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Sudan Tribune

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Arab summit faces financial demands for conflicts

Mar 27, 2006 (KHARTOUM) — Arab heads of state meet in the Sudanese capital Khartoum on Tuesday for an annual summit dominated by financial and other demands from three Arab governments grappling with regional conflict.

Eight Arab leaders, from the 22 Arab League members, arrived on the eve of the two-day summit, but diplomats said the turnout might disappoint Sudan which wants a show of solidarity against criticism of its handling of conflict in its Darfur region.

President Hosni Mubarak of Egypt, the most populous Arab state and an active mediator in Arab disputes, is sending Prime Minister Ahmed Nazif in his place, a senior ruling party official said. His absence will reduce the impact of the summit.

Foreign ministers completed most of the preparatory work on Saturday and Sunday, agreeing to maintain Arab aid to the Palestinian Authority at $50 million a month and recommending their governments forgive Iraq debts worth billions of dollars.

Sudan, anxious to avert U.N. military intervention in the western region of Darfur, is seeking Arab money to support the 7,000-strong African Union peace force already deployed there but crippled by financial and logistical problems.

The opening of the summit coincides with Israeli elections expected to return interim Prime Minister Ehud Olmert to office with a mandate to define Israel’s permanent borders without consulting the Palestinians on the other side.

The Arab ministers, in resolutions the heads of state are expected to endorse, criticised such unilateral Israeli plans and reaffirmed the 2002 Arab peace plan, which Israel rejects.

The plan offers normal relations with the Jewish state in return for Israeli withdrawal to the borders as they stood on the eve of the Middle East war of June 1967.

Palestinian ministers, about to lose office when Islamist Hamas takes over the cabinet, told their Arab counterparts the Palestinian Authority would need more than $130 million a month if Western donors cut off aid in response to a Hamas government.


The European Union (EU), a major donor for the past decade, said on Monday it would not abandon the Palestinians but could only work with “those who seek peace by peaceful means” — a clear threat not to finance a Hamas-led cabinet.

“Those who will make up the new Palestinian Authority have a responsibility to make good choices in the interests of their people,” said EU External Relations Commissioner Benita Ferrero-Waldner, who will appear at the summit.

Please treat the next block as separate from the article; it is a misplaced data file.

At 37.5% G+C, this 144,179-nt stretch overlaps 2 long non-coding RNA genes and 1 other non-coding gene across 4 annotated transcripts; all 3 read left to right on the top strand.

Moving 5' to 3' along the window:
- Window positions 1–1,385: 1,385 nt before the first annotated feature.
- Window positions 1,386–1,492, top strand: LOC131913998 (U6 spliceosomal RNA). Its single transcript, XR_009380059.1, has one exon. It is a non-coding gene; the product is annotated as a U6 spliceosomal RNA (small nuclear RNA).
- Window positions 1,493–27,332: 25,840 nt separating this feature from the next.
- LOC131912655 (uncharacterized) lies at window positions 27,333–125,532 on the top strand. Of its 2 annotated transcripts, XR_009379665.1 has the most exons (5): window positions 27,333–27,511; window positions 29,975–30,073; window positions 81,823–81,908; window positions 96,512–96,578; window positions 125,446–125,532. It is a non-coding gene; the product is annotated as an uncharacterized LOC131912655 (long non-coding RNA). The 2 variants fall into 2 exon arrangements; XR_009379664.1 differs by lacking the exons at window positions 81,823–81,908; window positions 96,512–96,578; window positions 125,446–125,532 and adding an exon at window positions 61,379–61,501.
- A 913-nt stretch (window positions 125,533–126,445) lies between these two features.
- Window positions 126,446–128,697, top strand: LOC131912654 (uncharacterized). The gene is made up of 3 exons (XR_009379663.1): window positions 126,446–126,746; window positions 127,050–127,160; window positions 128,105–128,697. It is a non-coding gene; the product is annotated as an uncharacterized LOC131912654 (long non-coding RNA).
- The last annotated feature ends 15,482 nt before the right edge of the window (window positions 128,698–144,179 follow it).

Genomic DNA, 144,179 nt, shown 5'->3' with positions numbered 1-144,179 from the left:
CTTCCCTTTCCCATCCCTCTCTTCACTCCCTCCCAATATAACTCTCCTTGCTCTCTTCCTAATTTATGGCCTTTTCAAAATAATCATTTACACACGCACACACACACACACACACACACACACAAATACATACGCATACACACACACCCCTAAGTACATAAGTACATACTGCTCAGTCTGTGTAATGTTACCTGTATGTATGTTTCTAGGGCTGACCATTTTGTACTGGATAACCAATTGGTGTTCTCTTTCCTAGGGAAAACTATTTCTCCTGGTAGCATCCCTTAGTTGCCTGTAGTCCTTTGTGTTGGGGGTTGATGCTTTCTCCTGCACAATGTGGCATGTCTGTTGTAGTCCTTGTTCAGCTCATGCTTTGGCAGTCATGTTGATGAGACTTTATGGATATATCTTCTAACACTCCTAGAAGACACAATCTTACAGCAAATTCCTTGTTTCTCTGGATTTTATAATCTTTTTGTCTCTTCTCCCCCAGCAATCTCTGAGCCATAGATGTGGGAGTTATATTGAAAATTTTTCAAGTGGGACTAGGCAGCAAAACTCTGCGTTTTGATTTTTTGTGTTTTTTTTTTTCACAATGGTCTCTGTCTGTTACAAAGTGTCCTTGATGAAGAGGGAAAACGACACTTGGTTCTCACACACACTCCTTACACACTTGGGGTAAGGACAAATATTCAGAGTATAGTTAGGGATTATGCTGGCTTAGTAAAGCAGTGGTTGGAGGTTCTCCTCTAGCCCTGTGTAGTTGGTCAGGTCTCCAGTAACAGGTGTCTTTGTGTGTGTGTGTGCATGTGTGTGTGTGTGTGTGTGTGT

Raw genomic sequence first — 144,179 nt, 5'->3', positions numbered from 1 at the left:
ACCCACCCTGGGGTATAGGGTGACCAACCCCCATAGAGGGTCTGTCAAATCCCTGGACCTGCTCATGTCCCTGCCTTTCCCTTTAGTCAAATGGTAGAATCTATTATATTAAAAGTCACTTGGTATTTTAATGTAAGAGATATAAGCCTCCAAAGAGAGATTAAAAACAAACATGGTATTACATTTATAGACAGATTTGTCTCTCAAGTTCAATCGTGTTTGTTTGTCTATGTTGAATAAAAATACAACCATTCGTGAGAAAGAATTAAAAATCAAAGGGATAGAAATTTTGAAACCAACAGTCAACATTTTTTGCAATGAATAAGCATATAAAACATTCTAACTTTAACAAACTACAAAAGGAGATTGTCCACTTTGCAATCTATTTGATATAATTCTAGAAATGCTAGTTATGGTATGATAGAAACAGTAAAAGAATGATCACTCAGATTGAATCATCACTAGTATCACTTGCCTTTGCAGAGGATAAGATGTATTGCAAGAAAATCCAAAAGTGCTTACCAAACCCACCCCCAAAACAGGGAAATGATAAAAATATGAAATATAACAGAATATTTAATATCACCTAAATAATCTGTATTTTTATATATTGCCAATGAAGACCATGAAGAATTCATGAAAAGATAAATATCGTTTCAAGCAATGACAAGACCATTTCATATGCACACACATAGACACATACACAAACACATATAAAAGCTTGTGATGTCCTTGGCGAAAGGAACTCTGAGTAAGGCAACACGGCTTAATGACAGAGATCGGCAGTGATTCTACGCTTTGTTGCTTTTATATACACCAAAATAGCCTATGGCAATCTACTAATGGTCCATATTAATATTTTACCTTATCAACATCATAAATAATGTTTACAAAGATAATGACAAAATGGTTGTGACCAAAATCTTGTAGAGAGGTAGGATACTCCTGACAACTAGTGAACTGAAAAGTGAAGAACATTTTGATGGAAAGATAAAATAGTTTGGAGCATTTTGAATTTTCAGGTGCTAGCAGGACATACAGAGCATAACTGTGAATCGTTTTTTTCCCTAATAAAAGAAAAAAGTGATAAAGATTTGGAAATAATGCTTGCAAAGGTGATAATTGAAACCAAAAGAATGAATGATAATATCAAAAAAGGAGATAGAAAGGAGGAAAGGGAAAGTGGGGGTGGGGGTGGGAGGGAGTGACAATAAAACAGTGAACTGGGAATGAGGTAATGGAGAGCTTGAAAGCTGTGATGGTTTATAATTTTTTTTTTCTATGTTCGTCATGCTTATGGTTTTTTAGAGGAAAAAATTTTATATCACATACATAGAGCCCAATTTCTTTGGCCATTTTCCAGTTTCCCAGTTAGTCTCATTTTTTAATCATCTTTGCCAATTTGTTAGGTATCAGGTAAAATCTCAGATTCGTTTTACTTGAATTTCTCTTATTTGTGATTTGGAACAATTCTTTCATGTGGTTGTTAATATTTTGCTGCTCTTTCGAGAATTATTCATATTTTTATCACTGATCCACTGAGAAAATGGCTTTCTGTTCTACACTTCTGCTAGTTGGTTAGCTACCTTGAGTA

The Europeans, along with Israel and the United States, have demanded that Hamas recognize an Israeli right to exist, renounce violence and accept past agreements with Israel.

But a U.N. official, who asked not to be named, said the European Union and other donors were trying to find ways to maintain basic government-run services in the Palestinian territories, such as public health and education.

The Arab promise of $50 million a month, though well short of the total needed, could turn out to be more than Arab governments have paid in the past. Palestinian officials said the Arabs have been meeting only 60 percent of their pledge.

An Iranian offer to cover the Palestinian Authority’s budget shortfall could stimulate the Arab governments to be more generous, for fear of Iranian influence, diplomats say.

In the conflict in Iraq, the Arab leaders have little influence and their main proposal is that the Arab League hold another reconciliation meeting of Iraqi politicians in June.

The ministers have also given the Iraqi government a promise to open diplomatic missions in Baghdad as soon as security conditions allow. But the violence in Iraq has deterred them from meeting such promises made in the past.

The leaders present in Khartoum on Monday evening were from Algeria, Djibouti, Lebanon, Libya, Mauritania, Qatar, Syria and the Palestinian Authority, plus President Omar Hassan al-Bashir of Sudan. Others are expected on Tuesday morning.

Arab League Secretary-General Amr Moussa said last week he expected 20 to attend but that would be unusually high. The last two annual summits have drawn about 12 or 13 heads of state.


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